Thursday, September 10, 2009

CHANGE.....


Its real easy to get images that the industry will accept when the model is already validated by the industry with representation, tearsheets, editorials and major campaigns. Clothes with designer labels attached to them also help make images get the thumbs up in the business. It is more of a challenge to work with new talent who hasn't received the seal of approval from the fashion powers that be. I do that with the models I have selected for my work. I have worked with unsigned (at the time) models like Brian Peters, Andre Douglas, Brandon Parker, Joseph/ Laurence McCrea, Gene Grady, Geremy Alexander, Christian Dubosse and so many other because I truly believe in their potential to be forerunners helping me redefining black man's image in this industry to be more than a one dimensional hip hop caricature.
I dressed them ( and undressed them) and put them in the same circumstances their leading white counter parts so that the fashion industry can see black men are strong enough and capable of representing a relevant fashion vision.


Given the opportunity to choose from models from an agency board, I chose guys like Pierre Woods, Darrell Walden Jr., Wendell Lissimore, Art Stroman, Marcus LLoyd, Lamar James, Lawrence Annunziata, and so many men of color because no one else was choosing them. Their images weren't as strong as the white boys and were dated. They were going to castings with the same pictures they had from when they first signed with their agencies. Some even found it difficult to get a photo test because most photographers felt they had enough black guys in their portfolio. i wanted my collaboration with the black guys to show they could do more than just commercial and urban shit. I wanted to show that they could do the same type of work that set these white guys up for prestigious and lasting careers.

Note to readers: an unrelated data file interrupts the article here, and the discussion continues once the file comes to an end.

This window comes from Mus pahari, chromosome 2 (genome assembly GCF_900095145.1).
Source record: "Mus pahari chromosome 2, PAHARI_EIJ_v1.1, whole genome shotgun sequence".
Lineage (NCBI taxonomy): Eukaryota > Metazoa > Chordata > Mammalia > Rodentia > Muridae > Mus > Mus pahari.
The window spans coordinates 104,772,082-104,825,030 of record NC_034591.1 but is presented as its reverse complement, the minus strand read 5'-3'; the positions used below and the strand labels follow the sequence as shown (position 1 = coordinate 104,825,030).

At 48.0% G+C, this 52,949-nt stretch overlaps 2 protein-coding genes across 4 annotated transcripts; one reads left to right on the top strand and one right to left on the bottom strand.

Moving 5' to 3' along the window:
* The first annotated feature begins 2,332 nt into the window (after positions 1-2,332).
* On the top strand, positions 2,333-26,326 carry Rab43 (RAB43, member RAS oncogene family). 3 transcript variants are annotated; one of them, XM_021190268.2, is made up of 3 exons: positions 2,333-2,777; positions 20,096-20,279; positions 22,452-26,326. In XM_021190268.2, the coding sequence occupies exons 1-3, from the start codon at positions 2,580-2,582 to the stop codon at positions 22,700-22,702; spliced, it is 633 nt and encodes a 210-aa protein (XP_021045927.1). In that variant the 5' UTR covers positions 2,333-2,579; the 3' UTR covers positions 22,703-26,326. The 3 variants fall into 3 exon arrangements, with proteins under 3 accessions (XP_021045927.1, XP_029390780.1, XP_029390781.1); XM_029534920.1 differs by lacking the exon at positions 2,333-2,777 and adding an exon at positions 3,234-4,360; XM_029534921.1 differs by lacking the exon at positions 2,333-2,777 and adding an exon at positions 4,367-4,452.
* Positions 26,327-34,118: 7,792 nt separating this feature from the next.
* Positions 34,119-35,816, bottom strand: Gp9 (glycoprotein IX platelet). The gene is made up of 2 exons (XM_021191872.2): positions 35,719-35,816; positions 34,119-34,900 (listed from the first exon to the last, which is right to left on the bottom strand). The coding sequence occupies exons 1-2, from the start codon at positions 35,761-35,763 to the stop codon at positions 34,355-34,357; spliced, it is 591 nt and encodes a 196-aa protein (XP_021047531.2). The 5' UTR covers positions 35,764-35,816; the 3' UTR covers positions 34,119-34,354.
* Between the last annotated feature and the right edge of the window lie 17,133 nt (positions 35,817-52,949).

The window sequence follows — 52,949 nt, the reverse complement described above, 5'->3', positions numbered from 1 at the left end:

video

AS a black fashion photographer, I don't think people realize how much pressure we are under to NOT work with black models. The industry is constantly telling us that black models are NOT fashion and that they are commercial and to focus on working with the mostly white ones if we want credibility and prestige. I have constantly been pressured to conform to this idea. If I had listened, there would be no Brian Peters, Andre Douglas, Christian ect because I would have never worked with them. I never believed in the idea that same = change. If you want to see opportunities swing in your favor you haveta take some responsibility and make steps toward making that happening.



I recall shooting Seandon Robertson @ Boss models whose portfolio contained mostly pictures of him wearing baggy jeans, hair braided to the back, and mean mugging the camera. I wanted to show a totally different side of him and focused on giving him images that showed him with a more fashiony edge. The agents weren't very happy with the images I shot of him because felt they could do nothing with them since they were only interested in marketing him as an urban model. According to them they felt that my work was too stylized and made Seandon look "soft" and "gay." I wanted to show that Seandon could do more than be a "nigga with braids." I know that my images changed Seandon's view of himself and the way clients saw him.